Residential swimming pools are nothing new, but they have become an unique component of modern living. Increasingly popularized, pools became a status symbol and a residential recreation element. Today, private swimming pools can be found across the world, and in many different climates. As more pools were built, so too were structures that could house equipment and pool amenities, as well as guest rooms or living quarters. These “poolhouses” were designed as spaces for accommodation, storage, and maintenance.
Drawing together poolhouses, the following projects examine these structures and their distinct relationships to pools, residences, and their surrounding contexts. While private and simple in nature, each poolhouse explores formal and spatial relationships that are specific to their individual sites and client briefs. They show how private poolhouses are designed as exclusive additions to contemporary life.
Building codes in the Hamptons specify that a pool house can only contain 200 square feet of interior space. Here, the interior section — maxing out at exactly 200 square feet, and enclosable by folding doors — was carefully crafted to maximize the space: it contains a kitchenette, bathroom, day bed and chair.
The design team creating this building like an object or sculpture that's not bound by any classical archetypal or conventional construction system. The form is like a natural unveiling from the landscape, as the pool house is overlooking the green, it emerges from it and is perched above. The construction system is shell-based, so cantilevering the block was not a challenge.
Anchored by an inventive reuse of local materials on a constrained lot in a beautiful Sonoma County landscape, this project started as a country retreat and evolved into a full-time residence. The desired program added a pool, poolhouse, outdoor living area, gardens, bocce court and guest arrival with overflow parking.
The Catskill forest comes right up to the doors of this pool house located in the hills outside of Woodstock, NY. At 2,000 square feet and only 18 feet wide, this slim building fits between the towering trees and contains a 60 foot indoor lap pool, spa bathroom, exercise room, and a covered deck that steps down to the forest floor.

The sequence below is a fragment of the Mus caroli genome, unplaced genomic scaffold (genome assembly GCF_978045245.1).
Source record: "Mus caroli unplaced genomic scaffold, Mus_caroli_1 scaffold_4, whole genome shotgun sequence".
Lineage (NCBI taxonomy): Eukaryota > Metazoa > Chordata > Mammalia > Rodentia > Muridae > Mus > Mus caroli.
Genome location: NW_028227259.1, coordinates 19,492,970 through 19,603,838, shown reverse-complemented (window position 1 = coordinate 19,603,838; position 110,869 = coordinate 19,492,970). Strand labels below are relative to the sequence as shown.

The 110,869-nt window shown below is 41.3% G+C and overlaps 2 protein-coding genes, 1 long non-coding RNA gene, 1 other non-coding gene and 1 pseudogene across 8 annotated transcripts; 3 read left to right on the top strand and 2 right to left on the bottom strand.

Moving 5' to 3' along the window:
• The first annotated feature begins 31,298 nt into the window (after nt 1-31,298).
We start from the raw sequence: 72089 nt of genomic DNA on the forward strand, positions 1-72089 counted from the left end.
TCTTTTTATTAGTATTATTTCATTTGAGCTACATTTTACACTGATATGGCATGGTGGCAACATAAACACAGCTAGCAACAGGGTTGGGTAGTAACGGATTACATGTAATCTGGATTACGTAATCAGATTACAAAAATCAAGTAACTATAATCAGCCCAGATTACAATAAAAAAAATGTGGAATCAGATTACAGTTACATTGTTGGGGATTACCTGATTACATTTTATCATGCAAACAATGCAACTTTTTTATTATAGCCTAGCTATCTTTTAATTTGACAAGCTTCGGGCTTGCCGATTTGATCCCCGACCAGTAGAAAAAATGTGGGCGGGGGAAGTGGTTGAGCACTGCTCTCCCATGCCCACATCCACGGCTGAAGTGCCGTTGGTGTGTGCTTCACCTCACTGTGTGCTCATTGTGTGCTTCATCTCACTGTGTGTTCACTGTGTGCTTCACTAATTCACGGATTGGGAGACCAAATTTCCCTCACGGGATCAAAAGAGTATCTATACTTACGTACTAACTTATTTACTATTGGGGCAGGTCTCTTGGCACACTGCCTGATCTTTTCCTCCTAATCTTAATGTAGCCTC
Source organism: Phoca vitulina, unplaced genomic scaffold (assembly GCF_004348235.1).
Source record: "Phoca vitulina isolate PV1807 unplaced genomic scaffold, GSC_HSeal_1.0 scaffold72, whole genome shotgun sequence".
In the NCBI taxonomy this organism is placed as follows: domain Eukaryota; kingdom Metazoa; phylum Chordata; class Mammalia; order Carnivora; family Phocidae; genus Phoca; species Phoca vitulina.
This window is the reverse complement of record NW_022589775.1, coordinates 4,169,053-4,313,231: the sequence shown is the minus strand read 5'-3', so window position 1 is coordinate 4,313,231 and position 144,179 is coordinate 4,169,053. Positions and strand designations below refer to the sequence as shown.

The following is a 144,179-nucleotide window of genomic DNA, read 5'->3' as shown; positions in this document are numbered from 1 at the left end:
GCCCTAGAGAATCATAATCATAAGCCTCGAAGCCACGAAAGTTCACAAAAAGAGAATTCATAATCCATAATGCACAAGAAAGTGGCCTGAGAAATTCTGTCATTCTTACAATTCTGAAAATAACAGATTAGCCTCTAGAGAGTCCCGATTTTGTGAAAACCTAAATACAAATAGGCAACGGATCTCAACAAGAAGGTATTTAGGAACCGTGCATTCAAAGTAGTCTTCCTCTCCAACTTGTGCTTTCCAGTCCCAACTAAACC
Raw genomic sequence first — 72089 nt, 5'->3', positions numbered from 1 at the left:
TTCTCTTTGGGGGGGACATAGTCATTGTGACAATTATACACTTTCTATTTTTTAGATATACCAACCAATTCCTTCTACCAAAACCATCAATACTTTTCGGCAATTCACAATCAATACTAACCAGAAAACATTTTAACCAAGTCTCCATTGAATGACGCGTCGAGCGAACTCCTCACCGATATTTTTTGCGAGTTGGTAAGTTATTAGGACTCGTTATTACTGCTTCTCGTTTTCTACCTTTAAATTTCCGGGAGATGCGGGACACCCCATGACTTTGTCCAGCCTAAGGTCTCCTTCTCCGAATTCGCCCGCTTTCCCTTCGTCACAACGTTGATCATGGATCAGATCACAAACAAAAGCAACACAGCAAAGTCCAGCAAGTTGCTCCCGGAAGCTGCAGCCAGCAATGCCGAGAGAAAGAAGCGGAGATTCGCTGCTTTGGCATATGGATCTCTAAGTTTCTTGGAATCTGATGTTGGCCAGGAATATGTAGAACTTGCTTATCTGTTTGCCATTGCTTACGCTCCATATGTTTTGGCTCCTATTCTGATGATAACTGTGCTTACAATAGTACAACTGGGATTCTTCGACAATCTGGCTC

This pool house and spa is constructed into the side of a mountain at the point where it meets the St. Lawrence River valley floor. Built for a discerning client on his rural property west of Montreal, this seemingly simple structure is intricately crafted. A glass box containing a gym, lounge and service areas is embraced by elongated board-formed concrete walls that reach out into the landscape.
Originally built in 1966, this Los Altos home is a single-level ranch style structure, ubiquitous in suburban neighborhoods throughout the United States. Inspired by hotel spas frequented while working overseas, the client tasked Framestudio to design an extension to the house that would accommodate a swim spa and home gym.
The project brings together a walled courtyard and a swimming pool. The living area is a glass box contained within a concrete garden pavilion. By making the poolhouse entirely out of glass, with minimal framed windows, both inside and outside seems to disappear.
Multidisciplinary studio +tongtong recently completed a bold, minimalist renovation of a pool house in Toronto. Designed to be multifunctional, the open-space interiors can easily transform from pool house to guesthouse to entertainment space to work studio to event space.
Located in an ancestral place at Malinalco, México; surrounded by abundant vegetation, on the slope of a hill next to one of the three monolithic pyramids of the world, an Aztec ceremonial center, the site was carefully chosen by the clients due to its unique micro-climate and large trees.